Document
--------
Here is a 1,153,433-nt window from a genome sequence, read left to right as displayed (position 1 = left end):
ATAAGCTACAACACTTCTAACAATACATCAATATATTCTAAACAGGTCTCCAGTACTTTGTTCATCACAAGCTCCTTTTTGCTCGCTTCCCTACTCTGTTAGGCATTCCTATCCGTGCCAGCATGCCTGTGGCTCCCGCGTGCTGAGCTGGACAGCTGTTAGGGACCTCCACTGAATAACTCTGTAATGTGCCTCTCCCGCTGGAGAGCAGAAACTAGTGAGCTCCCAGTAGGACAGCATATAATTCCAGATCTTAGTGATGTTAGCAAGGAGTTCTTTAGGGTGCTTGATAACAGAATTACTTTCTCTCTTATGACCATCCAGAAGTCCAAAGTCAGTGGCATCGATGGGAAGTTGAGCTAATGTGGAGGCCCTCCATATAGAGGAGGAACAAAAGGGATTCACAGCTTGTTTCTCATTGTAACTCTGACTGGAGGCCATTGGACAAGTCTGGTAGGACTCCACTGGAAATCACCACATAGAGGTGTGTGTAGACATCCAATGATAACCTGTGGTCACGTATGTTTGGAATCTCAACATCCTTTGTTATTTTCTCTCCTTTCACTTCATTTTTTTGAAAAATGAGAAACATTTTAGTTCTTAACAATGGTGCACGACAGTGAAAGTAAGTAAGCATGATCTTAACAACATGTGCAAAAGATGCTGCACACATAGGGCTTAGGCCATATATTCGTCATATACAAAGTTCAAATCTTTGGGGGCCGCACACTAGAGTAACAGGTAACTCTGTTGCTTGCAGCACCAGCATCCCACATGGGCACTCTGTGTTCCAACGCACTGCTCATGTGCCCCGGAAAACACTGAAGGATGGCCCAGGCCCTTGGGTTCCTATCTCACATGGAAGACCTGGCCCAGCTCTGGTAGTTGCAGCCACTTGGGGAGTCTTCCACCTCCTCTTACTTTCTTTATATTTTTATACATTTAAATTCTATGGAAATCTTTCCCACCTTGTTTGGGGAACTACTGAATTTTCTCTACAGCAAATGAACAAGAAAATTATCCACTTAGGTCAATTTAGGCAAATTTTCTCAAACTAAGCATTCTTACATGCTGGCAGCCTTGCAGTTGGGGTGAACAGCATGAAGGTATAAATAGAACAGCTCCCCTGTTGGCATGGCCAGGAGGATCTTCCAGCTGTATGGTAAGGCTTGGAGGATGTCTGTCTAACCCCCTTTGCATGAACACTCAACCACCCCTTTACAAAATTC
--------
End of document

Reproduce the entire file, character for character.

Here is a 1,153,433-nt window from a genome sequence, read left to right as displayed (position 1 = left end):
ATAAGCTACAACACTTCTAACAATACATCAATATATTCTAAACAGGTCTCCAGTACTTTGTTCATCACAAGCTCCTTTTTGCTCGCTTCCCTACTCTGTTAGGCATTCCTATCCGTGCCAGCATGCCTGTGGCTCCCGCGTGCTGAGCTGGACAGCTGTTAGGGACCTCCACTGAATAACTCTGTAATGTGCCTCTCCCGCTGGAGAGCAGAAACTAGTGAGCTCCCAGTAGGACAGCATATAATTCCAGATCTTAGTGATGTTAGCAAGGAGTTCTTTAGGGTGCTTGATAACAGAATTACTTTCTCTCTTATGACCATCCAGAAGTCCAAAGTCAGTGGCATCGATGGGAAGTTGAGCTAATGTGGAGGCCCTCCATATAGAGGAGGAACAAAAGGGATTCACAGCTTGTTTCTCATTGTAACTCTGACTGGAGGCCATTGGACAAGTCTGGTAGGACTCCACTGGAAATCACCACATAGAGGTGTGTGTAGACATCCAATGATAACCTGTGGTCACGTATGTTTGGAATCTCAACATCCTTTGTTATTTTCTCTCCTTTCACTTCATTTTTTTGAAAAATGAGAAACATTTTAGTTCTTAACAATGGTGCACGACAGTGAAAGTAAGTAAGCATGATCTTAACAACATGTGCAAAAGATGCTGCACACATAGGGCTTAGGCCATATATTCGTCATATACAAAGTTCAAATCTTTGGGGGCCGCACACTAGAGTAACAGGTAACTCTGTTGCTTGCAGCACCAGCATCCCACATGGGCACTCTGTGTTCCAACGCACTGCTCATGTGCCCCGGAAAACACTGAAGGATGGCCCAGGCCCTTGGGTTCCTATCTCACATGGAAGACCTGGCCCAGCTCTGGTAGTTGCAGCCACTTGGGGAGTCTTCCACCTCCTCTTACTTTCTTTATATTTTTATACATTTAAATTCTATGGAAATCTTTCCCACCTTGTTTGGGGAACTACTGAATTTTCTCTACAGCAAATGAACAAGAAAATTATCCACTTAGGTCAATTTAGGCAAATTTTCTCAAACTAAGCATTCTTACATGCTGGCAGCCTTGCAGTTGGGGTGAACAGCATGAAGGTATAAATAGAACAGCTCCCCTGTTGGCATGGCCAGGAGGATCTTCCAGCTGTATGGTAAGGCTTGGAGGATGTCTGTCTAACCCCCTTTGCATGAACACTCAACCACCCCTTTACAAAATTC